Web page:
ETC NET3 4 Port Gateway Issue

mellinger

Member
Hi Everyone,

Posted this to the ETC Forums as well, but thought there might be someone to answer here as well:



Recently, our router that was connected to our NET3 4 Port Gateway died and thus our lighting board (ETC ION) stopped working with our lights. So we got our IT personel to come in and change the router and put in the new static IP into the gateway.


However, now when we plug in the ethernet cable into the gateway, some of our LED moving lights (Vello XP600's) blink randomly or scroll through colors. I still have control of the movement function of those lights, but seem to lose color control and shutter control. Some of the lights in the system though work fine though (same Vello XP600's).

When the ethernet cable isn't plugged into the gateway, these same led lights work just fine when the light board is off and we turn them on through seperate faders that are downstairs, so we can use those lights during meetings without having to have someone run up to our control booth and turn on the lightboard to run them. (hope that makes sense).

I tried re-patching the lights to see if that would do anything, but that did nothing. Also RDM is set to "off" in the gateway, so that can't be it either I don't think. Before having to switch to a new router and static IP, everything worked fine.


Also, I noticed on our splitter racks, the status lights are blinking green on a majority of the dmx splitters instead of normally being solid green.


Does anyone have any suggestions on what to do. I'm not sure what went wrong. Any advice or tips would be welcome.



Sincerely,
 

Rob

Well-Known Member
Sounds odd indeed. What is the new switch the gateway is plugged into? Is it providing the PoE to power the gateway, or is on DC?
When the ethernet cable isn't plugged into the gateway, these same led lights work just fine when the light board is off and we turn them on through seperate faders that are downstairs
OK - how are these LEDs getting DMX if not from the gateway? Sounds like your gateway's DMX is fed through some snapshotting device with faders.
 

mellinger

Member
Hi,

Apologies for not knowing our systems backend too well :(. As for the gateway, it's not new. The only thing that was changed in the gateway was the IP address. The old router that was providing network access to the gateway died, so we had to set up a new router and thus had to input a new IP address into the gateway. However, the gateway itself didn't change.

As for the control faders downstairs that runs the led's when the lightboard is off, I have yet to learn how those are set up, but I believe the dmx signal must be getting split somewhere I'd assume.

Thanks for the questions to get a bit more clarity. Not sure much of what I wrote above though gives much more clarity though.
 

almorton

Well-Known Member
Is the switch also acting as DHCP? If so, maybe there is no "exclusion zone" in its address range, so it's trying to hand out an address that is already assigned statically, and you're getting collisions. Hard to guess from a distance, but I'd check that. As others have said, you shouldn't have needed to change the address of the gateway.
 

mellinger

Member
I'm a little confused. Why didn't I have to change the IP address of the gateway? The router that was connected to it broke and was no longer receiving a connection from our network. So the etc light board wasn't able to communicate with our dmx lights. Where I work had switched the IP addresses as well recently where the old system started with 10.xxx.xx (rough example), but with the new network system they are now beginning with 192.xxx.xxx.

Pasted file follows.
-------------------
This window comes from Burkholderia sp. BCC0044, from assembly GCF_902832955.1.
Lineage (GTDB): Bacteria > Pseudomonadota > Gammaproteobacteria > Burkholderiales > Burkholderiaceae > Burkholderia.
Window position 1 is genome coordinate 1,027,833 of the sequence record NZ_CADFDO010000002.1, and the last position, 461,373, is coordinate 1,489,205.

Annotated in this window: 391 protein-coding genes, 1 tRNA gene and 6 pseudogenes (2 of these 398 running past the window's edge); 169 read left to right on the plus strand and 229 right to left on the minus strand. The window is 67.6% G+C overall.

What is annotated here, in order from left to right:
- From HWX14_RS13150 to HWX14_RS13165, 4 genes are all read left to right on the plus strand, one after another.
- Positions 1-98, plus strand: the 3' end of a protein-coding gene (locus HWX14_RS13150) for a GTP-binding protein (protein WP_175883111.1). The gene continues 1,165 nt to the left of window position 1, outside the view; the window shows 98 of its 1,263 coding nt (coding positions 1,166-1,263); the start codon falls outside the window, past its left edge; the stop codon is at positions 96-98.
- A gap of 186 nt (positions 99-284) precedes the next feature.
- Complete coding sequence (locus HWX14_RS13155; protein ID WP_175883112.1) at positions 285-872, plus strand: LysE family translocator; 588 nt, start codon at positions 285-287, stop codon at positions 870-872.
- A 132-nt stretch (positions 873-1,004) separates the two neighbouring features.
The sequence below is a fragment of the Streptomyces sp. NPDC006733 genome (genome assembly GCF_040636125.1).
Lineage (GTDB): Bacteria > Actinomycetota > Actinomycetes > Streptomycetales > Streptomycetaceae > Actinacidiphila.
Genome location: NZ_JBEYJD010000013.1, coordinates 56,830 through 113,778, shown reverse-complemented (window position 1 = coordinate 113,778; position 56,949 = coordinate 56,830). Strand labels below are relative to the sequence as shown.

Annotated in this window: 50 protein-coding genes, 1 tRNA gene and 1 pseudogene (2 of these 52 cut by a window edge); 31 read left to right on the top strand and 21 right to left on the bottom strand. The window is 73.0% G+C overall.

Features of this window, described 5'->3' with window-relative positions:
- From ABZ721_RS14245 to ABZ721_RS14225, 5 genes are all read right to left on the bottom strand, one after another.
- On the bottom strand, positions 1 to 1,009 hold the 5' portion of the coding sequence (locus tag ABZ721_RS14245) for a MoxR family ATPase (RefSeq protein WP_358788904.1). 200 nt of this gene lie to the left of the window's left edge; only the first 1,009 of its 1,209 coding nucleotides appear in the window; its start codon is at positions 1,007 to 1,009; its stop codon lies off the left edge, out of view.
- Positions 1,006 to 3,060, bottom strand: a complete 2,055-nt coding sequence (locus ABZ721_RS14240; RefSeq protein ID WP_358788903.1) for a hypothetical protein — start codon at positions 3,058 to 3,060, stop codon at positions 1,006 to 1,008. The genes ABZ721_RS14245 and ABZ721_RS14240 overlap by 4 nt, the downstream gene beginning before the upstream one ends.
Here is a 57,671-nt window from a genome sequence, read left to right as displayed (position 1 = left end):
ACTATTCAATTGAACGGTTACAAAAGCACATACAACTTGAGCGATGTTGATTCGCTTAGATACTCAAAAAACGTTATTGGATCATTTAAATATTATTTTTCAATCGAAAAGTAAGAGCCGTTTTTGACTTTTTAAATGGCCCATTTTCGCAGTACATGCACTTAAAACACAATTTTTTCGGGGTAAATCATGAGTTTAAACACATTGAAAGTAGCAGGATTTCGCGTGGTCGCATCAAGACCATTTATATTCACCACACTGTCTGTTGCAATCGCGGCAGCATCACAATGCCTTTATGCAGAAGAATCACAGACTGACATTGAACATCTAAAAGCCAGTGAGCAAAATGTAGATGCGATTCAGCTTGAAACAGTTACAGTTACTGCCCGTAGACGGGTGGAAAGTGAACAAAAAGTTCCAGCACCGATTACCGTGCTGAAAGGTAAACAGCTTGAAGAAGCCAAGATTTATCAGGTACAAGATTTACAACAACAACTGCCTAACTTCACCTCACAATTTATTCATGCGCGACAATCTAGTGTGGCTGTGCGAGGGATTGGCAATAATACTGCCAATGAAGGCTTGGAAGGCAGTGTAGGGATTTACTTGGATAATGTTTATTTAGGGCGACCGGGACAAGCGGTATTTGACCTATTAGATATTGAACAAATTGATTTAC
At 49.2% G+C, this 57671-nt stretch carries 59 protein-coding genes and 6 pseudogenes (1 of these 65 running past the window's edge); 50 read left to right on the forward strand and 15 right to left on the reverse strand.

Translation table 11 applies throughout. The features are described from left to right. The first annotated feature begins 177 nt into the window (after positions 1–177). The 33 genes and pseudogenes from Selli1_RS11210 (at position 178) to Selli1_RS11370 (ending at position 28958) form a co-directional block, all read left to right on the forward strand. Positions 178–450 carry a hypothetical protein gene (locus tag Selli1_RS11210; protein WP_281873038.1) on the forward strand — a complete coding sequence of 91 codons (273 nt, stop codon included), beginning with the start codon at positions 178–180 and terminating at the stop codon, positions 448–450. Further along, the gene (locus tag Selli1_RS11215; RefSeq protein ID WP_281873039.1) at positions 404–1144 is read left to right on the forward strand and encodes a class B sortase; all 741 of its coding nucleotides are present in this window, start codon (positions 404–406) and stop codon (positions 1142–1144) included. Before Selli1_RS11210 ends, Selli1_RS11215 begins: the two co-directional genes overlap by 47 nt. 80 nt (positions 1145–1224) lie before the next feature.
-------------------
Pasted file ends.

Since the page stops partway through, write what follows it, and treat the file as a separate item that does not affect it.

Sorry I'm not an expert at all in networking and a lot of it confuses me :( As for the DHCP, I don't believe so, however, I'd have to check with our IT person. Anyway, hopefully in a week or two we will hopefully get an ETC tech out here to check out our system, just was thinking I might be able to fix it on my own.

Thanks for the responses you all have made so far.
 

almorton

Well-Known Member
If it was all working before, and all that was changed was the switch, then there should have been no need to change addresses - the switch shouldn't care, so long as it (or anything else, of course) wasn't generating dynamic address assignments that clashed.

192.168.x.x and 10.x.x.x are the two most commonly used address ranges for private networks. I'd have expected your lighting network to be a 10.x.x.x range.
 

mellinger

Member
Ah, thanks for the quick explanation. So our system was on 10.x.x.x. range before, but recently our school has switched everything out and is no longer assigning static ip addresses in that range. So when the router went down, they decided to switch the static ip address assigned to it as well. Is it a problem that the new IP address is in the 192 range and not the 10 range? Why do most lighting networks go with the 10.x.x. range? Thanks again for helping me learn some of this.
 

almorton

Well-Known Member
Can we clarify - it is a router, i.e. it has a connection to the internet, not just a network switch (no internet connection)?

If it is a router, and it's been assigned as a 192.168.x.x address, where previously it was a 10.x.x.x address then anything that was previously statically addressed will need to be readdressed and given the correct subnet mask and default gateway. The job of a router is, unsurprisingly, to route packets between networks. In order to do this, each device needs to know where to send its packets if they're not "local" (essentially, not in the same address and subnet range). When using DHCP, this assignment and setup all happens automatically when the device requests an address, but without some configuring you can't be absolutely sure that the same addresses will always be assigned to the same devices, which is why static addressing is often used, but if things change then it's important that all the static addressing and any DHCP server's reserved ranges are correctly updated.

Is it possible that somewhere along the line the network has been partially reconfigured when the new equipment went in?
 

mellinger

Member
I'll have to verify some of this with our schools IT technician tomorrow.